Psychologist Thelma Alper[12]  thought “that the treatment threatened the patient with death and offers him an opportunity of rebirth cleansed of previous fear anxieties.”  Other practitioners recognized that the oft reported and sometimes profound memory loss associated with ECT could be a means of death followed by the feeling of rebirth.  And the co-founder of ECT, Lucio Bini went so far as to advocate blitz therapy.  Give a patient thousands of Electroshocks until their old personality is destroyed.  This fits the thesis proposed by psychoanalysts Otto Fenichel,[13] who wrote

The author of this book has no personal experience with shock treatments.  He has, however, personally experience in analyzing doctors who apply shock treatment.  The (conscious or unconscious) attitude of the doctors toward the treatment was regularly that of ‘killing and bringing back alive again,” which idea, of course, provoked different emotions in different personality.  It may be some that the impression the treatment gives to the doctors corresponds to the impression it gives to the patients.  It seems they too, experience a kind of death and rebirth. Killing the sick person and creating the patient anew as a healthy person as an ancient form of magic treatment.

[1] Mathew 27: 1-2; 27-29 The Holy Bible Revised Standard Version New York; American Bible Society  1952

[2] Sylvia Plath, The Journals of Sylvia Plath, 1950-1962 forward by Ted Hughes, edited by Frances McCullough, New York: Dial Press, 1982.

[3] Sylvia Plath The Bell Jar 162

[4] Thomas Szasz, The Age of Madness 315-

[5] ibid. 316

[6] Ken Kesey, One Flew Over the Cuckoo’s Nest New York Signet 1962

[7] Millet and Moses found that patients treated by electric shock the treatment is desired because it felt to be a fitting punishment (341)

[8]Jack Kerkhouff, How thin the view A newspaper mans story or his own mental crackup and recoveryGreenbergNY 1952, 10

[9] Cyril Kolocotrnis,  “The Truth About Electro-Shock Treatments” Madness Network News Reader (San Francisco: Glide Publications, May 1973) reprinted in Freidberg 166

[10]Quoted in  Friedberg, 108-

[11] Lothar Kalinowsky  and Paul Hoch , Somatic Treatments in Psychiatry: pharmacotherapy; convulsive, insulin, surgical, other methods New York Grune & Stratton 2nd edition 1952

[12] Thelma Alper, “An Electric Shock Patient Tells His Story” journal OF Abnormal and Social Psychology 43 (1948) 201-210

[13] Otto Fenichel, The Psychoanalytic Theory of Neurosis New York Norton 1945, quoted in Friedberg Shock Treatment, 138


Thoughts on Electroshock-Part II

  1. Image  to the left is Lothar Kalinowsky, one of the first men to bring ECT to the U.S. He was with Cerletti in Rome when the treatment was invented.  

One metaphor that is sustained throughout the history of ECT is the utilization of religious metaphors, especially a discursive model employing Christian imagery.  This paper attempts to recapture this subset of symbolic and literary visions of ECT  which sequentially envisioned ECT as a miraclemaker, crucifier and resurrector.

ECT & The Age of Miracles, 1940-1960

When Jesus stepped ashore, a demon-possessed man from the town met him. “For a long time this man had not worn any clothes or lived in a house, but had lived in the tombs.  When he saw Jesus, he cried out and fell at his feet shouting at the top of his voice, “what do you want with me Jesus, son of the Most High God?  I beg you do not torture me!”… (Later the townspeople would find the man) sitting at Jesus feet, dressed and in his right mind.[1]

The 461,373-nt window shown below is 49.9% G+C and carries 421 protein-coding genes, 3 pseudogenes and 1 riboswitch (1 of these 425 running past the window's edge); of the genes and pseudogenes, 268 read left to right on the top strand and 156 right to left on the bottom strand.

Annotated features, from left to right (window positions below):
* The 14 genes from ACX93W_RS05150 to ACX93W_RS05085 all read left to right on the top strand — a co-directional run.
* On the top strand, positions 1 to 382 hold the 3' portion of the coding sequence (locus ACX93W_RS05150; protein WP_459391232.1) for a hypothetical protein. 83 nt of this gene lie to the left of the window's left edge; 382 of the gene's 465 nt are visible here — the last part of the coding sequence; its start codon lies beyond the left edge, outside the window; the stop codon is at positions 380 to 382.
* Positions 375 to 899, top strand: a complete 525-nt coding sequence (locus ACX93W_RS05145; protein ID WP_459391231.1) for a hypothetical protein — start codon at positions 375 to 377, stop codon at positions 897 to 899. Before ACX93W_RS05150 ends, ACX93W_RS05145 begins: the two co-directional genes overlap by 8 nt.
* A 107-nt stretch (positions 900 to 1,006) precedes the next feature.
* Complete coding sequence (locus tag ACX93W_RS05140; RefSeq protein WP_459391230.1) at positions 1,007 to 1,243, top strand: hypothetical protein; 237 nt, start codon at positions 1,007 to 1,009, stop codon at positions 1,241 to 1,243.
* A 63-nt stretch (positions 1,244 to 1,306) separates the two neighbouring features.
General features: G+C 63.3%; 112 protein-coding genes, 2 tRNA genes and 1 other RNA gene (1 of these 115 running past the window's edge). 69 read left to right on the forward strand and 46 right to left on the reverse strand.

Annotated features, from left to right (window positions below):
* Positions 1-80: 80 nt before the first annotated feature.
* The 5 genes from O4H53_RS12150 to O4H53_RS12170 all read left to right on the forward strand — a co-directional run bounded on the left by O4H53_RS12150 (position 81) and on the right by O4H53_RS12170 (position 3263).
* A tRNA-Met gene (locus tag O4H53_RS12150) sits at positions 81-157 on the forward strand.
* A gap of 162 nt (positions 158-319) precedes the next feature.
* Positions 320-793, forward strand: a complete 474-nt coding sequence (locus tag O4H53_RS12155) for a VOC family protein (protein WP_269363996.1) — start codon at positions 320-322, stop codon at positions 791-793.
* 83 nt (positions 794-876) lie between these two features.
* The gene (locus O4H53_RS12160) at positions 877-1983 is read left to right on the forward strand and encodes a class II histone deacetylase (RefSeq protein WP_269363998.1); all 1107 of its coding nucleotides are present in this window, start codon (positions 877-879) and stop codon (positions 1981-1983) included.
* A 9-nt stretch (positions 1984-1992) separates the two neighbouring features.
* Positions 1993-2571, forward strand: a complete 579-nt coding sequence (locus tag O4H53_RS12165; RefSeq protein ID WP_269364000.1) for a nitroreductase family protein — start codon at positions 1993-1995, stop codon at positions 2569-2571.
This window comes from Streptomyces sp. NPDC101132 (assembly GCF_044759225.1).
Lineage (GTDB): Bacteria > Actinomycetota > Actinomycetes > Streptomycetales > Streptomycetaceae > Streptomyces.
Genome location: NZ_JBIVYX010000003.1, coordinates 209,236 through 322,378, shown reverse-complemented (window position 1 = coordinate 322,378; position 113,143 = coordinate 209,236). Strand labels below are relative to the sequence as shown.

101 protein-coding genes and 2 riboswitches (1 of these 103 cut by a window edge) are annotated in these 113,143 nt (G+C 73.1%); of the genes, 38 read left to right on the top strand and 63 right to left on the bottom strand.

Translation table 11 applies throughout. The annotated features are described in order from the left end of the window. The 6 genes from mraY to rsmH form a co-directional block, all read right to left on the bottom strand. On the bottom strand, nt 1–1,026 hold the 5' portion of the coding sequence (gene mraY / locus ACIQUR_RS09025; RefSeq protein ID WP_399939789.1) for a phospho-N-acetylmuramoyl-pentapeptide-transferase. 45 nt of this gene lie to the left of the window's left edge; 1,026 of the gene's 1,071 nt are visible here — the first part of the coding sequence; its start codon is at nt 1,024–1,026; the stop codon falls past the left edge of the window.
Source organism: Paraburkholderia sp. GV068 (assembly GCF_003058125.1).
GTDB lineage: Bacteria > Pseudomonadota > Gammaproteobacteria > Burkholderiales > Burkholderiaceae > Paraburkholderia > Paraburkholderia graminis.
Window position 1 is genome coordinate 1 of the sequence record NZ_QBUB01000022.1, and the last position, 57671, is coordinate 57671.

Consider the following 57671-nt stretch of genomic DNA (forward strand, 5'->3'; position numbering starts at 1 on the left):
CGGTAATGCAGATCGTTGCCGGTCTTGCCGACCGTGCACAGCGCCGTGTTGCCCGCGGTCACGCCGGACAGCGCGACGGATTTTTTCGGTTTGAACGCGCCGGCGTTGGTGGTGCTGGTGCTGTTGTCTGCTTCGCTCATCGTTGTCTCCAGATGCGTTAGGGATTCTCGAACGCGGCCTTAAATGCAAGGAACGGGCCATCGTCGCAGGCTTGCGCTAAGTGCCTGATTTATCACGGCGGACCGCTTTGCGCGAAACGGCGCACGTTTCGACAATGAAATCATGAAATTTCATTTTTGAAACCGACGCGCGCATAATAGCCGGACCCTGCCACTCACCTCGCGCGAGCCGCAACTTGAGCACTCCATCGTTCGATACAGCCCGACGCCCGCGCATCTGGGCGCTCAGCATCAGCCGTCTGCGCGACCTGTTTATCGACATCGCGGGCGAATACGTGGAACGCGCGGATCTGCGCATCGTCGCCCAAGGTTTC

Historians have traced the history of mental illness in the West as it developed from concepts of possession and sin.[2] The function of a psychiatrist often resembles that of a high priest of old.[3]  Or, as seen above, Jesus going throughout Galilee delivering people from demons.  We can find  this trope in a patient’s literary description of his treatment in a mental hospital circa 1933.[4] Committed to asylum for alcoholism in winter 1933, William Seabrook wrote:

An excellent candidate for the mourner’s bench … a more hopeful candidate than most for the different brand of salvation purveyed by the doctors and psychiatrists.[5] In the comparatively short seven months I stayed, I saw some of them [the patients] come out of it as demon-ridded men came out of it in the miracles of Galilee[6]

Early newspaper accounts drew a miraculous image of ECT as a healer that delivered patients from a “hopeless” mental illness into society.  They are brought back from the “living death of mental disease.” ECT did seem like a miracle to a generation that believed mental disease was untreatable.  Furthermore, the number of patients seemed to be rising out of control and leading news publications including the New York Times and Newsweek claimed mental illness was the number one health problem in the 1940s.

Ugo Cerletti, who invented ECT and used it for the first time in Rome in 1938, emphasized the treatment led to the complete restoration to sanity. Several early newspaper accounts indicated that with just one shock a patient would be up “walking around cheerful.”[7]  Even the social critic Albert Deutsche, who indicted mental health care in a series of exposes in PM magazine echoed the description of madness provided in his exposes, suggested that ECT would be helpful in delivering patients from their “damp, bed-bug ridden basements.” His description of patients echoes that of the demon-possessed young man,  Removing them from hospitals where they were naked, filthy,   and shackled.[8]  It was not uncommon in the golden age of ECT in the years falling between 1940 and 1960 for patients to testify that: “A miracle happened at Herrick to me – within a week after starting, the shock treatment had me out of the worst of my depressions.”[9]